Following a suicide bombing incident that involved a Filipino militant, Puwersa ng Bayaning Atletang (PBA) party-list Rep. Jericho Nograles said he has filed a bill that would toughen the country’s anti-terrorism law to prevent similar attacks happening in the future.
House Bill No. 2082 seeks to amend Republic Act 9272, or the Human Securities Act of 2007, to “make it rational, balanced, realistic and truly effective in the fight against terrorism.”
In filing the proposed measure, Nograles noted that the passage of the HSA in 2007 was intended to provide a legal framework that would allow Philippine’s criminal justice system and institutions to prevent and counter-terrorism.
“Unfortunately, 12 years after its passage, the HSA has provided little to nil contribution in the fight against terrorism. To this date, there have only been two cases where the HSA has been applied. First was in the 2008 case of Jun Guevarra where the accused plea-bargained, and in the proscription of the Abu Sayyaf Group as a terrorist organization in 2015,” the legislator said.
“The vagueness of the definition of the crime of terrorism, the almost absurd provisions for awards of damages, and the unreasonably restrictive measures which negate the very intent of the HSA are but a few of the reasons raised why the law has become inutile,” the lawmaker added.
He said the incident last June 28 where a Filipino, Norman Lasuca, was identified as one of the two suicide bombers who attacked an Army command post in Indanan, Sulu is one reason why the RA 9272 needs to be amended.
“The involvement of a Filipino in a suicide bombing completely changes everything.”
Nograles said the involvement of a Filipino in a suicide bombing completely changes everything that the authorities know about terrorism in the Philippines.
“It is a grim indication that foreign terrorists have already spread their violent ideology to local Islamic insurgents. This unprecedented attack could just be the beginning of more similar attacks and the government needs to step up efforts to fight this kind of terrorism,” he said.
“It thus becomes more critical that we rationalize and update our primary legal tool against terrorism. Government tactics to fight terrorism has to keep up with the changing times and should address the gaps, lapses, and inadequacies of the Human Security Act of 2007,” Nograles added.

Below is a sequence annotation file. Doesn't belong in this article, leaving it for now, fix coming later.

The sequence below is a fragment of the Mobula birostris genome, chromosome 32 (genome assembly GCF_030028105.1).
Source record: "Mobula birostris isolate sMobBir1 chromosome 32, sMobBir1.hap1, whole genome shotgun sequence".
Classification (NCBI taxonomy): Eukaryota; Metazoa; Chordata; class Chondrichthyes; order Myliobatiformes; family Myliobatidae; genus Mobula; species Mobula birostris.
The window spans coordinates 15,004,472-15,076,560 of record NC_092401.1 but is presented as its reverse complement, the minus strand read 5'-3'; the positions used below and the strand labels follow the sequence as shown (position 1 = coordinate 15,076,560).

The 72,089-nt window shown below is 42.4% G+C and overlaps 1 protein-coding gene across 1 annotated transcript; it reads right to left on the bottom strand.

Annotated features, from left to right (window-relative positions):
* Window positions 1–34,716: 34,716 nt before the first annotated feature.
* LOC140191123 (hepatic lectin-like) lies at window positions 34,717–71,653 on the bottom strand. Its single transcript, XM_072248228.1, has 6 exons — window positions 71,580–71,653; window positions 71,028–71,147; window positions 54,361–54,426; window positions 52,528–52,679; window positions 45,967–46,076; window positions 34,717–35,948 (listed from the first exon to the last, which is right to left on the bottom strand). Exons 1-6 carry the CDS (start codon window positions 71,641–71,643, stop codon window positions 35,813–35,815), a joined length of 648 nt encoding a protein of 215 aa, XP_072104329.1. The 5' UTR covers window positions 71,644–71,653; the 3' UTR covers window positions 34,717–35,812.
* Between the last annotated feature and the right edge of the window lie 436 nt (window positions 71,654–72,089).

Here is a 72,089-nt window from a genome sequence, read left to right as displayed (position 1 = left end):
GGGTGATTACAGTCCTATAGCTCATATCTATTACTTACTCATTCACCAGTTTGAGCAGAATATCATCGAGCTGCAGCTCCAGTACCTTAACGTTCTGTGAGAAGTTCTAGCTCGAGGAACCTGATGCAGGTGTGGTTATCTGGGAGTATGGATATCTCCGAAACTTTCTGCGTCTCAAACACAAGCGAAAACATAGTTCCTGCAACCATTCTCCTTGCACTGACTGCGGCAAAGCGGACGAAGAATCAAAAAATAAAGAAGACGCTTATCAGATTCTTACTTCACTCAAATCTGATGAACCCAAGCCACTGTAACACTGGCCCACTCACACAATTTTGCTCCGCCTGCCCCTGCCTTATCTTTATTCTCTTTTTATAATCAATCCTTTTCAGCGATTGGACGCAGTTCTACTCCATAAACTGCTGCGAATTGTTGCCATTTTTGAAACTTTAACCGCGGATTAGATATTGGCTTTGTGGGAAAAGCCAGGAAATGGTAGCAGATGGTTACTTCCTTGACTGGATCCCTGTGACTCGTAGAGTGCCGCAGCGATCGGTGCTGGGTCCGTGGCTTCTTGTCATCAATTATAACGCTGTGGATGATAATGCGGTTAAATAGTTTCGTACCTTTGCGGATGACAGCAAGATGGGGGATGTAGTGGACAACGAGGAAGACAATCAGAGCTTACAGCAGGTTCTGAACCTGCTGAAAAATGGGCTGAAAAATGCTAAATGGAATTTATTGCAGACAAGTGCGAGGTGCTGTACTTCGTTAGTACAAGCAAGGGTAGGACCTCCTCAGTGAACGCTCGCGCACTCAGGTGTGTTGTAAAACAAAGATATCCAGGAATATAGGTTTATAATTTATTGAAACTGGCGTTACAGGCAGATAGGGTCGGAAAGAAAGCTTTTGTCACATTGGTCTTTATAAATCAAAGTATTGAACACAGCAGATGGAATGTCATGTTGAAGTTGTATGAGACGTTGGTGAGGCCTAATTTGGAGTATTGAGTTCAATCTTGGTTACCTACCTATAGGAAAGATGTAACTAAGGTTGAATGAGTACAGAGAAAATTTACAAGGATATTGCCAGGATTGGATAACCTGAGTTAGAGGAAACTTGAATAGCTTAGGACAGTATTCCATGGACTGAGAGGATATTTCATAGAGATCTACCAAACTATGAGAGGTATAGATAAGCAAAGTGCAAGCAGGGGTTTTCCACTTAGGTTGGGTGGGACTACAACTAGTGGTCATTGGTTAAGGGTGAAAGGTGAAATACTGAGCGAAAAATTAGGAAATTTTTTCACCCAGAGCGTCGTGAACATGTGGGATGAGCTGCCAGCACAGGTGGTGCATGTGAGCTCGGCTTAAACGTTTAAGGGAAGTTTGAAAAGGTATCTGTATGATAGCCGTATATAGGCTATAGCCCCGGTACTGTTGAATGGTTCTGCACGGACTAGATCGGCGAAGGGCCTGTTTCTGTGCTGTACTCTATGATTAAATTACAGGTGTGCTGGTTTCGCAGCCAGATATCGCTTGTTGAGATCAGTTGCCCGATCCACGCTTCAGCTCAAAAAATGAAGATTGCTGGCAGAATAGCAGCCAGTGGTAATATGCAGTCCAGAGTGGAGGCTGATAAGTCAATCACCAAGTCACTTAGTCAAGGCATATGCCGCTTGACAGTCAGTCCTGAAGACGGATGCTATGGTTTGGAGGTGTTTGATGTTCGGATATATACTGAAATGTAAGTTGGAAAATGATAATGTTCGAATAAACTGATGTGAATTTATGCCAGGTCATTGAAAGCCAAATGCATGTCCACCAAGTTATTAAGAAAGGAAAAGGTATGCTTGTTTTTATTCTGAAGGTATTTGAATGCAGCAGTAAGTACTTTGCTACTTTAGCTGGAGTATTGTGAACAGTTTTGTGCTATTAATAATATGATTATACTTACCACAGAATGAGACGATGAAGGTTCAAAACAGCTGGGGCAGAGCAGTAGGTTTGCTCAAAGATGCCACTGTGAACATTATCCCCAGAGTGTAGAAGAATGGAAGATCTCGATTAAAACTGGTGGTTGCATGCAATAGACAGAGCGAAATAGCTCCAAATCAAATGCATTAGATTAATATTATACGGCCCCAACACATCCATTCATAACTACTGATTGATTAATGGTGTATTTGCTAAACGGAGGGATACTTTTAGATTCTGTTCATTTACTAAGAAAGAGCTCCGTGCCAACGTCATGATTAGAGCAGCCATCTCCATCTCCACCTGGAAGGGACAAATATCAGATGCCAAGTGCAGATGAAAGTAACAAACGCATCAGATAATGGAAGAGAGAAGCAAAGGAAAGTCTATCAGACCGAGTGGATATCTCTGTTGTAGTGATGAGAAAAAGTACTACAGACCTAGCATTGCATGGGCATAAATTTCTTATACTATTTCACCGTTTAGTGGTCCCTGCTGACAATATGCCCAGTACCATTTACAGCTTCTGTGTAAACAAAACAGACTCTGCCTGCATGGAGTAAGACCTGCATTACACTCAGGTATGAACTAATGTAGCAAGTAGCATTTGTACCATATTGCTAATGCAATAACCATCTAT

If passed into law, he said HB 2082 will provide a clearer definition of key concepts, including what “terrorist acts” are punishable; allow for a graduation of penalties based on an offender’s participation; penalize “inciting to commit terrorist acts”; and define and penalize “foreign terrorism” and “foreign terrorist.
“Government should address the gaps, lapses, and inadequacies of the Human Security Act of 2007.”
The proposed measure also provides greater powers to the Anti-Terrorism Council (ATC), especially over telecommunications and internet service providers; and empowers the ATC to take measures to prevent terrorists from acquiring weapons of mass destruction (WMDs).
As provided, the Department of Information and Communications Technology (DICT), Department of Science and Technology (DOST), Department of Labor and Employment (DOLE), and Department of Education (DepEd) shall be included in the ATC.
HB 2082 also mandates the creation of focus programs on countering violent extremism, counter-terrorism operational readiness, legal affairs, anti-terror financing, and international affairs.
The bill also has several provisions that are aimed at preventing abuses in the implementation of the measure.
These include imposing stricter rules on surveillance information disclosure and emphasizing the need for documentation of the chain of possession and custody over surveillance tapes, discs, and recordings, among others.
HB 2082 also mandates the ATC to motu propio investigate reports of abuse, malicious application and improper implementation of the law.